Call it a close encounter of the third gear.
For the past six years, tech companies — led by Google — have been testing out self-driving cars. As the robotic prototypes have moved from private tracks to public roads, the projects have raised hopes of safer transportation. After all, it’s human error that causes nearly all driving accidents.
But a near collision between two self-driving cars is now raising concerns over the technology.
On Tuesday, two driverless prototypes, one operated by Google and the other by Delphi Automotive, nearly collided in Palo Alto, California.
John Absmeier, director of Delphi’s Silicon Valley lab, was a passenger in his company’s self-driving Audi Q5 as it drove along San Antonio Road when it was suddenly cut off by a Google-operated Lexus SUV, Absmeier told Reuters.
The pair of fully automated autos did not collide. Google declined to comment to Reuters.
Both cars were equipped with similar technology, including lasers, radar, cameras and computer systems enabling the cars to drive on their own without need of human drivers. Both cars did, however, have people behind the wheel in case of an emergency.
The close call is believed to be the first of its kind, according to Reuters. It came on the same day that Google announced its latest model of self-driving car was already hitting the streets of Silicon Valley.
The new Google cars look like mini mini Coopers: tiny, pod-like two-seaters that have been approved to drive up to 25 miles per hour on the roads around the company’s Mountain View headquarters. Previously, the cars were confined to a private track on a former Air Force base, according to the Associated Press.
Like the Lexus allegedly involved in the near collision on Tuesday, the new Google cars still have steering wheels, brakes and human drivers just in case.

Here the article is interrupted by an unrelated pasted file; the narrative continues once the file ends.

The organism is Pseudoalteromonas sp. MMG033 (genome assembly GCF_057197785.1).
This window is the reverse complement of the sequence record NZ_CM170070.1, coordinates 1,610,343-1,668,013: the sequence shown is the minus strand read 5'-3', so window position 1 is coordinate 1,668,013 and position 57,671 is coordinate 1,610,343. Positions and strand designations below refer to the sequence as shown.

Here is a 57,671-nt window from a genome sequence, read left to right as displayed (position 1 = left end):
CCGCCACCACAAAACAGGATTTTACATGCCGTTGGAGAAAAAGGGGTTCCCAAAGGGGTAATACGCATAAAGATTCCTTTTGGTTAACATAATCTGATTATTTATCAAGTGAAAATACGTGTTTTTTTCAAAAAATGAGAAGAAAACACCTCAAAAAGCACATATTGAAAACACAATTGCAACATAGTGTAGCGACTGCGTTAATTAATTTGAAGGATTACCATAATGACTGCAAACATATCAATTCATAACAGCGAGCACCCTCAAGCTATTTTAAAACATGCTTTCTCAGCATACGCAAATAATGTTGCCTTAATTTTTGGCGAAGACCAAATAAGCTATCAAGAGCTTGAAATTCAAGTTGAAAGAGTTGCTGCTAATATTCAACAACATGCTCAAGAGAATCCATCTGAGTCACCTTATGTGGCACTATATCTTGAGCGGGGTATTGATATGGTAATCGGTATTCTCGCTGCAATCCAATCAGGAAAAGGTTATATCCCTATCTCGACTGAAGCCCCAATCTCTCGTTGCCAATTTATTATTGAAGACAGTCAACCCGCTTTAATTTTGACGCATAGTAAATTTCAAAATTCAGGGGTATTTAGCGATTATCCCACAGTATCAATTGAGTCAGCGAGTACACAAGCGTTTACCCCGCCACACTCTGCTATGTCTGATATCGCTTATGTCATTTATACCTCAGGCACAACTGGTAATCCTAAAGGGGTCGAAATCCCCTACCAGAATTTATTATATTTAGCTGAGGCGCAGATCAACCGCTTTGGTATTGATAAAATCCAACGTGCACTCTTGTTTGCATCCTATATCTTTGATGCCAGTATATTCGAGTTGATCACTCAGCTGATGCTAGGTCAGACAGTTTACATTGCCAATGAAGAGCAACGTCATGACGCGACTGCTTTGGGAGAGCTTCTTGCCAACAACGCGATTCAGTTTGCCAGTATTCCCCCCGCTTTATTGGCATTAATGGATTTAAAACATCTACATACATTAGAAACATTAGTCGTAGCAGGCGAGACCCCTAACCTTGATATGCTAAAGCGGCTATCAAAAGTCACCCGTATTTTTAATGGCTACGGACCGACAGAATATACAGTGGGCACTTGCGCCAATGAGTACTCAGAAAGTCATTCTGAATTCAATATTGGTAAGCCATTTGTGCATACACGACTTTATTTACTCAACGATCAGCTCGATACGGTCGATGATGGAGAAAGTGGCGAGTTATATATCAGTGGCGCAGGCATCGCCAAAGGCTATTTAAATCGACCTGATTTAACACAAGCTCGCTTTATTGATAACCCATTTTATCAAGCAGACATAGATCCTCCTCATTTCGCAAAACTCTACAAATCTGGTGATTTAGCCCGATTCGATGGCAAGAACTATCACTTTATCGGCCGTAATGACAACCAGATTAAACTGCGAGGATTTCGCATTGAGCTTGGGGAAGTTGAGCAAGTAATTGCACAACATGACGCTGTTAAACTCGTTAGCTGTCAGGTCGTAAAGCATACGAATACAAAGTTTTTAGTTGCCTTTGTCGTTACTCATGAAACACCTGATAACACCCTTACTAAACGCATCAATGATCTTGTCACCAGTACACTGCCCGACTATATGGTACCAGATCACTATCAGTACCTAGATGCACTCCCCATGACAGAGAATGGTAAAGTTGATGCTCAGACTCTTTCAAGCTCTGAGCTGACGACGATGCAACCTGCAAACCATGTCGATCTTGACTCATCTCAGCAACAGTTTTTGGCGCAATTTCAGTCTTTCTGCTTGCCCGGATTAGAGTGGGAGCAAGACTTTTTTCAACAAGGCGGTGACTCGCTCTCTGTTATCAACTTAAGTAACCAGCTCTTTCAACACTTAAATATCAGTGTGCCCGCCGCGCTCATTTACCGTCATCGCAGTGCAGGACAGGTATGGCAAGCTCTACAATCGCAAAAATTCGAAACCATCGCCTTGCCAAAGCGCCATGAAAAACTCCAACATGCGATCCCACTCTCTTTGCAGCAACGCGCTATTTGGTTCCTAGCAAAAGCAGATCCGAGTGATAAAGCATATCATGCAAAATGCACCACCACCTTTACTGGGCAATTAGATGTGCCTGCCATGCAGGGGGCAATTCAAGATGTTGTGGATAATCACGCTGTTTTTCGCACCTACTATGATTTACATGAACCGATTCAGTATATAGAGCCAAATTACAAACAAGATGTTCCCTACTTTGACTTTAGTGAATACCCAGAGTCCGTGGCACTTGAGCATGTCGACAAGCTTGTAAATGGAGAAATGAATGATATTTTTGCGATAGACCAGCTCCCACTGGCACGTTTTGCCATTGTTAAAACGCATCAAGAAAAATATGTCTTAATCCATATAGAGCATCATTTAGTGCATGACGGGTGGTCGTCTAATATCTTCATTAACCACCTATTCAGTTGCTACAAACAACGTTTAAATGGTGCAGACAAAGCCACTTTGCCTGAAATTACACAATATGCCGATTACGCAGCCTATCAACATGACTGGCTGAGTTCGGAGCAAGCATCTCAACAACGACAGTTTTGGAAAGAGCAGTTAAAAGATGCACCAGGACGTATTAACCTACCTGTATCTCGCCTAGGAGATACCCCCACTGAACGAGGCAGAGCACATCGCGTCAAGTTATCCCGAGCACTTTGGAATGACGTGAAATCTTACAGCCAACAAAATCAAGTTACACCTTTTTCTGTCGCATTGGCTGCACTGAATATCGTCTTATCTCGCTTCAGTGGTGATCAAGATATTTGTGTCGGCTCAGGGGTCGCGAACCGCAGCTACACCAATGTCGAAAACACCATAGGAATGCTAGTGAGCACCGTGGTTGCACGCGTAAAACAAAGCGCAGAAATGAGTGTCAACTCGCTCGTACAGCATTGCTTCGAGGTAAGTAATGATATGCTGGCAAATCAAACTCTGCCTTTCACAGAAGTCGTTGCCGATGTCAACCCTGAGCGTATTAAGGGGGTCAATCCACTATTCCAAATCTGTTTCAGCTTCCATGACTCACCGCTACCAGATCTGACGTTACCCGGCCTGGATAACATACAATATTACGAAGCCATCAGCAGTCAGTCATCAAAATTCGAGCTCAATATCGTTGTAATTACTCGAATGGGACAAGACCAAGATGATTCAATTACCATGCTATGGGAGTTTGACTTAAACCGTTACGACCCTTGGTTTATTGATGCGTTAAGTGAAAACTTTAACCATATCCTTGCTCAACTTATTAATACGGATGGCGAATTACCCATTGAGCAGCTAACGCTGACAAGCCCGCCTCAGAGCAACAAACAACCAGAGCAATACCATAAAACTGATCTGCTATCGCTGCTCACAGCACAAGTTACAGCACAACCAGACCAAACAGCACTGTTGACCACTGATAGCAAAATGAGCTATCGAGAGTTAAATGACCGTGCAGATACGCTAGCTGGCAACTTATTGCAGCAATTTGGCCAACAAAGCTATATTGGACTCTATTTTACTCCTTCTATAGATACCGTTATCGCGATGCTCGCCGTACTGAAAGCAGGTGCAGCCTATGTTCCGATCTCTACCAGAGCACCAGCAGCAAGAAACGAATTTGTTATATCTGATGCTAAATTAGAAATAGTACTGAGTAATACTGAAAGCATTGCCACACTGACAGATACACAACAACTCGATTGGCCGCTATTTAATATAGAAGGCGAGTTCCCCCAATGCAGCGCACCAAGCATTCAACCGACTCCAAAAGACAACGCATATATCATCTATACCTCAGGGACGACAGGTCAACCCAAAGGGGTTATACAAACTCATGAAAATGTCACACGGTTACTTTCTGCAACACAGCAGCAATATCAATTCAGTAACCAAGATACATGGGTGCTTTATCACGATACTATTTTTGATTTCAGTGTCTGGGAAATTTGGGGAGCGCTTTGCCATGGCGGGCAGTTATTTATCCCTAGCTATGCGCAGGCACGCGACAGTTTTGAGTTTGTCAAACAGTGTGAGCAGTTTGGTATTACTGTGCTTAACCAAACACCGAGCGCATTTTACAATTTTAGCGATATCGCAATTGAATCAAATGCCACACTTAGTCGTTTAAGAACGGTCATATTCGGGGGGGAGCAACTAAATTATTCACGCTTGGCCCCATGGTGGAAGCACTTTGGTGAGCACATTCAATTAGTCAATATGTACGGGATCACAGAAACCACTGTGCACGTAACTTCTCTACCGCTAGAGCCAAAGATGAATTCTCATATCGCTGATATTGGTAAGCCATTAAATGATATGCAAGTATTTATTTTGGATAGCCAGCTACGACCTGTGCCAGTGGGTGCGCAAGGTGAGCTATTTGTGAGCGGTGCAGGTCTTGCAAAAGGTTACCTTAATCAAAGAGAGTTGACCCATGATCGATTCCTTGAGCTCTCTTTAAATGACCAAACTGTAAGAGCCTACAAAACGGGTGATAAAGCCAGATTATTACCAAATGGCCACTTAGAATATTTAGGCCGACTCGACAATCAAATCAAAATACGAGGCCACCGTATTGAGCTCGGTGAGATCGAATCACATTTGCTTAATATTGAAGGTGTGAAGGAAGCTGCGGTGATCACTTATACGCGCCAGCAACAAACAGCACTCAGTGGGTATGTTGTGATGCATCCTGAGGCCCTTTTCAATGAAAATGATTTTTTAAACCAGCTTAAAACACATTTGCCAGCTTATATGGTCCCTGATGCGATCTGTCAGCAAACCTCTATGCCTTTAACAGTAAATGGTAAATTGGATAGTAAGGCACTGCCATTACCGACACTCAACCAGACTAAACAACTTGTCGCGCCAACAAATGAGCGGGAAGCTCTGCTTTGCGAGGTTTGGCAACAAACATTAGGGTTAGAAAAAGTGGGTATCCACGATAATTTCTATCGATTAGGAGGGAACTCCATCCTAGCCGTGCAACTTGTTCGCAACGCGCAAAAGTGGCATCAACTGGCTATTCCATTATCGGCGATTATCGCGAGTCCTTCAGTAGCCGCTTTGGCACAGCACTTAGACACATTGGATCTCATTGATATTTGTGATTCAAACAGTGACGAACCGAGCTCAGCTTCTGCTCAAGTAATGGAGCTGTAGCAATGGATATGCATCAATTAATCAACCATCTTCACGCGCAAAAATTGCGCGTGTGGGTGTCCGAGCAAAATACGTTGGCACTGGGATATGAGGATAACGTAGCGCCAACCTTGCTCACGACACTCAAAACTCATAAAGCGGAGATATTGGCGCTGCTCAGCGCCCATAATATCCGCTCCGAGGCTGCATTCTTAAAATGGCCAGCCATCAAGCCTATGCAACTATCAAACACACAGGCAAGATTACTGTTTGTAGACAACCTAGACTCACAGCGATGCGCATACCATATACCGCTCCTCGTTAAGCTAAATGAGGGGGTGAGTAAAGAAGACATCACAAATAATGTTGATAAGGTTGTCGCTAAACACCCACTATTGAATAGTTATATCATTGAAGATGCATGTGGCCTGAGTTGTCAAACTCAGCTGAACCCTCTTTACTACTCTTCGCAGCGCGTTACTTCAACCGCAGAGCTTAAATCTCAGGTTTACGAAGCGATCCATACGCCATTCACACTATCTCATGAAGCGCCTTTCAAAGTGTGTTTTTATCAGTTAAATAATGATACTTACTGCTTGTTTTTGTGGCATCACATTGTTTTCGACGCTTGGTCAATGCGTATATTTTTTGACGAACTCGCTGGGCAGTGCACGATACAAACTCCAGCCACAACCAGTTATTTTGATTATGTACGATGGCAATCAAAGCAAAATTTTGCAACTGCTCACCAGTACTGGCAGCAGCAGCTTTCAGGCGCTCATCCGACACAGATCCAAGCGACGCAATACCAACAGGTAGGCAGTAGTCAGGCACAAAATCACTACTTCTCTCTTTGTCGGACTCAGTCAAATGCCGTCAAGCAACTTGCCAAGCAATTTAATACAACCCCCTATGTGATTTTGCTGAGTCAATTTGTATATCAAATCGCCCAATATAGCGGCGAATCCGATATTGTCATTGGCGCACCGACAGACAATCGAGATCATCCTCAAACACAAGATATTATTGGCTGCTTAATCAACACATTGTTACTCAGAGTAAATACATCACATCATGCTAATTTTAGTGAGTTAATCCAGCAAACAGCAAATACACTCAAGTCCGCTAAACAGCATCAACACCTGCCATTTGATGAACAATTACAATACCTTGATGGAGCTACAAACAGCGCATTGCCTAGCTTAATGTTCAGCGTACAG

It’s just a matter of time, however, until Google or Delphi are approved to go completely (human) hands free.
Many people find that terrifying.
According to a new study by the European Commission, “six out of ten respondents (61%) say that they would feel uncomfortable travelling in an autonomous or driverless car. Slightly more than a third (35%) would feel comfortable or fairly comfortable.”
And while Tuesday’s incident suggests that self-driving cars do still have a few kinks, the study shows that humans have broader concerns about the rapidly advancing field of robotics.
Despite the obvious benefits of driverless cars and airplanes — namely safety and reduced emissions — “people have understandable concerns about the rapid pace of technological change, and about the role which robots could play in our future society,” the study found.
Thirty-six percent of those polled were uncomfortable with the idea of using a robot in school as a means for education, compared to 41 percent in favor. A majority (51 percent) of people expressed discomfort with robots providing services and companionship to elderly or infirm people. And a full 55 percent of respondents felt uncomfortable having a robot perform a medical operation on them.
Self-driving cars have become something of a bellwether for human attitudes towards robot technology.